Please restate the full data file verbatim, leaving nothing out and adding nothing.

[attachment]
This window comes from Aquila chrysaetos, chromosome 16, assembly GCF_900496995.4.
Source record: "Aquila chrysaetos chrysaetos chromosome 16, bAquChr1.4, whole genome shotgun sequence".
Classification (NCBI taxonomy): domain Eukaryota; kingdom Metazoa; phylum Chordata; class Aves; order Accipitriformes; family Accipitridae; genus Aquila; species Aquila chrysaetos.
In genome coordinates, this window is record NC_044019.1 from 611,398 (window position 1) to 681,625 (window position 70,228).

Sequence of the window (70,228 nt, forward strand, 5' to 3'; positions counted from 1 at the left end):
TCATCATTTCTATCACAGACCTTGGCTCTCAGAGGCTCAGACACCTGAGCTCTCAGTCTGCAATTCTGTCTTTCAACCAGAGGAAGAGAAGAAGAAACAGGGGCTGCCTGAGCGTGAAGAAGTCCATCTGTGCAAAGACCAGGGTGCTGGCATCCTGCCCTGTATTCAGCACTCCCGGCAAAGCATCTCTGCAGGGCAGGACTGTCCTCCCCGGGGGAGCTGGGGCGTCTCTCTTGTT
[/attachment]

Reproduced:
This window comes from Aquila chrysaetos, chromosome 16, assembly GCF_900496995.4.
Source record: "Aquila chrysaetos chrysaetos chromosome 16, bAquChr1.4, whole genome shotgun sequence".
Classification (NCBI taxonomy): domain Eukaryota; kingdom Metazoa; phylum Chordata; class Aves; order Accipitriformes; family Accipitridae; genus Aquila; species Aquila chrysaetos.
In genome coordinates, this window is record NC_044019.1 from 611,398 (window position 1) to 681,625 (window position 70,228).

Sequence of the window (70,228 nt, forward strand, 5' to 3'; positions counted from 1 at the left end):
TCATCATTTCTATCACAGACCTTGGCTCTCAGAGGCTCAGACACCTGAGCTCTCAGTCTGCAATTCTGTCTTTCAACCAGAGGAAGAGAAGAAGAAACAGGGGCTGCCTGAGCGTGAAGAAGTCCATCTGTGCAAAGACCAGGGTGCTGGCATCCTGCCCTGTATTCAGCACTCCCGGCAAAGCATCTCTGCAGGGCAGGACTGTCCTCCCCGGGGGAGCTGGGGCGTCTCTCTTGTT